Brendan Nicholson: As a top US cyber specialist, you’ve seen the internet shrink the world by allowing people to communicate over vast distances. It’s given us access to massive amounts of information and allowed oppressed people to unite and force change. But it’s also used by terrorists to encourage attacks and by nations to steal commercial and military secrets. Overall, has the net made the world a better or a more dangerous place?
Chris Painter: Every new technology from the beginning of mankind has been seized upon by criminals and others who have tried to exploit it. For better or worse, the internet was never conceived as a secure platform. Instead it was designed to ensure communication, survive and be resilient. On balance, it’s been a tremendous force for good in terms of social interaction, global communication and economic growth. So even with the mounting threats, I would definitely say it has made the world a better place. [—]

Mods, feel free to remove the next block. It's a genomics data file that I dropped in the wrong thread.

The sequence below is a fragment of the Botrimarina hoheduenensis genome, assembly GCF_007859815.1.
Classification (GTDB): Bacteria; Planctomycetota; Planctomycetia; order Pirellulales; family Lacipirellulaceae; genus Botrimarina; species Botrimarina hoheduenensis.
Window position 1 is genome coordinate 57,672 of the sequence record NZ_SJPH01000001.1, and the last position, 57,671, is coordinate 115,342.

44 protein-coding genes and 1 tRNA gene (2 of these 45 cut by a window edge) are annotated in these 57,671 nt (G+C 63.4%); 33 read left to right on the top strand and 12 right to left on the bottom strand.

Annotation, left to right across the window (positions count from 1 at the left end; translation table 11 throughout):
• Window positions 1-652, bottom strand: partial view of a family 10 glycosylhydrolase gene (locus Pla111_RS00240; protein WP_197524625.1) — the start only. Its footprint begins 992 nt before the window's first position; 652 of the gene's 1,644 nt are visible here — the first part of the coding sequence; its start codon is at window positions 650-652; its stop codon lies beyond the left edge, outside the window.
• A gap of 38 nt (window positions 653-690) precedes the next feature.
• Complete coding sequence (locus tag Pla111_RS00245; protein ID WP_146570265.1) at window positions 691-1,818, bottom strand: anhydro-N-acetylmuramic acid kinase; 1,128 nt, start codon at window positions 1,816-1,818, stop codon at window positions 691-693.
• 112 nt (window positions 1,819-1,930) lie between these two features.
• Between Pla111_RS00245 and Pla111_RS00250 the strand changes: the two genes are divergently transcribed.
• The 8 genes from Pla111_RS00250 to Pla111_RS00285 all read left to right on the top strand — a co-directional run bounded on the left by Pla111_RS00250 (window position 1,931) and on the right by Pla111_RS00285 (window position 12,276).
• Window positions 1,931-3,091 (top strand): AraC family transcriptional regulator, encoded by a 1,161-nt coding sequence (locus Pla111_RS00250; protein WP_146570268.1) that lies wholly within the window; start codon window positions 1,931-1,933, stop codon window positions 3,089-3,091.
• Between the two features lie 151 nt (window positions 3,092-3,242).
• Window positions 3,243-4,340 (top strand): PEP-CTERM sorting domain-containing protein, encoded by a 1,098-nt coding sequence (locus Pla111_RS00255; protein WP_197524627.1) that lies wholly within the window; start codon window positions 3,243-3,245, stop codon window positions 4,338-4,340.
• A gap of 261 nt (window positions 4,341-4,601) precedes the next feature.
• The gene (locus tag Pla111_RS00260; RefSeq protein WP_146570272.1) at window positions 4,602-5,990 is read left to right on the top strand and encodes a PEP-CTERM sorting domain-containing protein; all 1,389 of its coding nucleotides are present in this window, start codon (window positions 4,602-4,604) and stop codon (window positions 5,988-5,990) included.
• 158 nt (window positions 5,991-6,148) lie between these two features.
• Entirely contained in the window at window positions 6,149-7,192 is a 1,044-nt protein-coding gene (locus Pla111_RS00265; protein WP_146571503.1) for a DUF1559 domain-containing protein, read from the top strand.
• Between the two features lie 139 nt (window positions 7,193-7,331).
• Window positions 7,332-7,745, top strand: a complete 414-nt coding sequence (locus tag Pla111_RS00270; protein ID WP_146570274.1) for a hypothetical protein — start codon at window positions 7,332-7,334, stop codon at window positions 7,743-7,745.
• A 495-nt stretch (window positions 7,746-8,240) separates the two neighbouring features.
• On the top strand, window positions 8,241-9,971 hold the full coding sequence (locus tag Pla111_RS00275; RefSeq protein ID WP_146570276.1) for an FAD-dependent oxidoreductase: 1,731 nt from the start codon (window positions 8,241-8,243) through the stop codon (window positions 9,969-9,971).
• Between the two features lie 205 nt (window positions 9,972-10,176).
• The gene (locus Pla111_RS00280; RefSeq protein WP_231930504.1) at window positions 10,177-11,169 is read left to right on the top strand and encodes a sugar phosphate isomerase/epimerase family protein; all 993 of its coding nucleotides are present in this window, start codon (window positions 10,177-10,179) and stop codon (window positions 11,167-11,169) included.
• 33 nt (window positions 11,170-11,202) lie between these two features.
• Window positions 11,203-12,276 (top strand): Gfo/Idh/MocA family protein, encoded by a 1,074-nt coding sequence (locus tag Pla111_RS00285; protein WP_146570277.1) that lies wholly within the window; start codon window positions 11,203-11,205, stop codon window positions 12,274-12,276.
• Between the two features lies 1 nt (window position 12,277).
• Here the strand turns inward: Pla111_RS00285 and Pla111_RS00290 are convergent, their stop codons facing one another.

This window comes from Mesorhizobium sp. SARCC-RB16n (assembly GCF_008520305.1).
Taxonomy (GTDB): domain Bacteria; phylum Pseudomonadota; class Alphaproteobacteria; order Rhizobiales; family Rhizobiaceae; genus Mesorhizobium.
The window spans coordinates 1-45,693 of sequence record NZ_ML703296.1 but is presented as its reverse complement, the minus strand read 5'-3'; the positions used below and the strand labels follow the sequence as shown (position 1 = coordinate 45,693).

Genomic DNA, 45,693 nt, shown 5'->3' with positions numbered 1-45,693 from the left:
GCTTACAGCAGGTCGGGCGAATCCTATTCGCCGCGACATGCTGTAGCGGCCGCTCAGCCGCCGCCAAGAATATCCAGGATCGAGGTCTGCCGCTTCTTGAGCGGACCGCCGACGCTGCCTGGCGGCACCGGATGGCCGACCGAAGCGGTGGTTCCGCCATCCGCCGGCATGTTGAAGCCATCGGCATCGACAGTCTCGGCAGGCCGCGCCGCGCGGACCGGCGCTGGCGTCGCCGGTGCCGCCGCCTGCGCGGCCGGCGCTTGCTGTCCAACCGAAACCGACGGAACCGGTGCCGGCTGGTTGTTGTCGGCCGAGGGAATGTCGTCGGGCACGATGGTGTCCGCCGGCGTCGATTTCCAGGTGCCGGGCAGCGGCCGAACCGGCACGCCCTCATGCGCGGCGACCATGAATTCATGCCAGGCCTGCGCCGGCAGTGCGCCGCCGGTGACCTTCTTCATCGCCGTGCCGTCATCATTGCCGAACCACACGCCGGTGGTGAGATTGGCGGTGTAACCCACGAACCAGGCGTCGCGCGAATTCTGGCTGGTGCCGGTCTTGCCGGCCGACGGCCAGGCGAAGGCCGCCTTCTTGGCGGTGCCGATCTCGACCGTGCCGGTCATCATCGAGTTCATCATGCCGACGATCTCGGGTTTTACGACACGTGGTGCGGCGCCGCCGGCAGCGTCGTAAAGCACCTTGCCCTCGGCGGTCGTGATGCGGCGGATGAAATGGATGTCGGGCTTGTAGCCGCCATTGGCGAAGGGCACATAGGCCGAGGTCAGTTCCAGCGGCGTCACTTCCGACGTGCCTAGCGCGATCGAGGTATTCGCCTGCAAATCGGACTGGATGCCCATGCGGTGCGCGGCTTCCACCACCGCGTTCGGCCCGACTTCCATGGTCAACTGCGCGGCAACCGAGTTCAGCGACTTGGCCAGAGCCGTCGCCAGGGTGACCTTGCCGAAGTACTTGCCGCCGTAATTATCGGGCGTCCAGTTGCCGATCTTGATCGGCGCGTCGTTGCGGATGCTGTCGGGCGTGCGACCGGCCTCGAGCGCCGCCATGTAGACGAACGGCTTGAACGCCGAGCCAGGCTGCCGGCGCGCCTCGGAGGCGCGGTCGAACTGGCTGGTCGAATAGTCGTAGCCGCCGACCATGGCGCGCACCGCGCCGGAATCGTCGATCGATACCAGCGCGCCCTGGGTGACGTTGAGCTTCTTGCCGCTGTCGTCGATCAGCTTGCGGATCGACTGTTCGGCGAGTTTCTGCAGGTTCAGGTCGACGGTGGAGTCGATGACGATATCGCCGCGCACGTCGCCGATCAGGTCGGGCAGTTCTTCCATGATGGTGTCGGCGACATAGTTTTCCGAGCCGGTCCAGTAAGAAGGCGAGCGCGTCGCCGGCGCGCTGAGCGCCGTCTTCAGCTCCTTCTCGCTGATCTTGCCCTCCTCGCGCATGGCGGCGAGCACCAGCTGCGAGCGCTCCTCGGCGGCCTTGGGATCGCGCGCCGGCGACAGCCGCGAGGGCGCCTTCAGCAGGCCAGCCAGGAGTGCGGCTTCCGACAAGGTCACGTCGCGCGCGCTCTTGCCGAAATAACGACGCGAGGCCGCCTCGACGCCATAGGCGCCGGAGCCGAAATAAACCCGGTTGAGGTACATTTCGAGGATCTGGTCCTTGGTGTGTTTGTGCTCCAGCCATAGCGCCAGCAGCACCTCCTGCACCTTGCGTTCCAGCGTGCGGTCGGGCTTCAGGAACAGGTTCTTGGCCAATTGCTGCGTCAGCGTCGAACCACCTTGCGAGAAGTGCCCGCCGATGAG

We need to be much better at imposing consequences on disruptive nation states. We must act collectively with like-minded countries, see what tools we have to deter a potential adversary’s behaviour, and be willing to use them. There’s a lot left to do in this area. For example, we still need to explore how existing international law maps to cyberspace, further articulate and gain wider acceptance of voluntary norms and improve collective response.
This work will involve governments, the private sector and civil society. Recently, for example, the Global Commission for the Stability of Cyberspace put forth a proposed norm that stated that state and non-state actors shouldn’t take actions that substantially disrupt the general availability of the global core of the internet.
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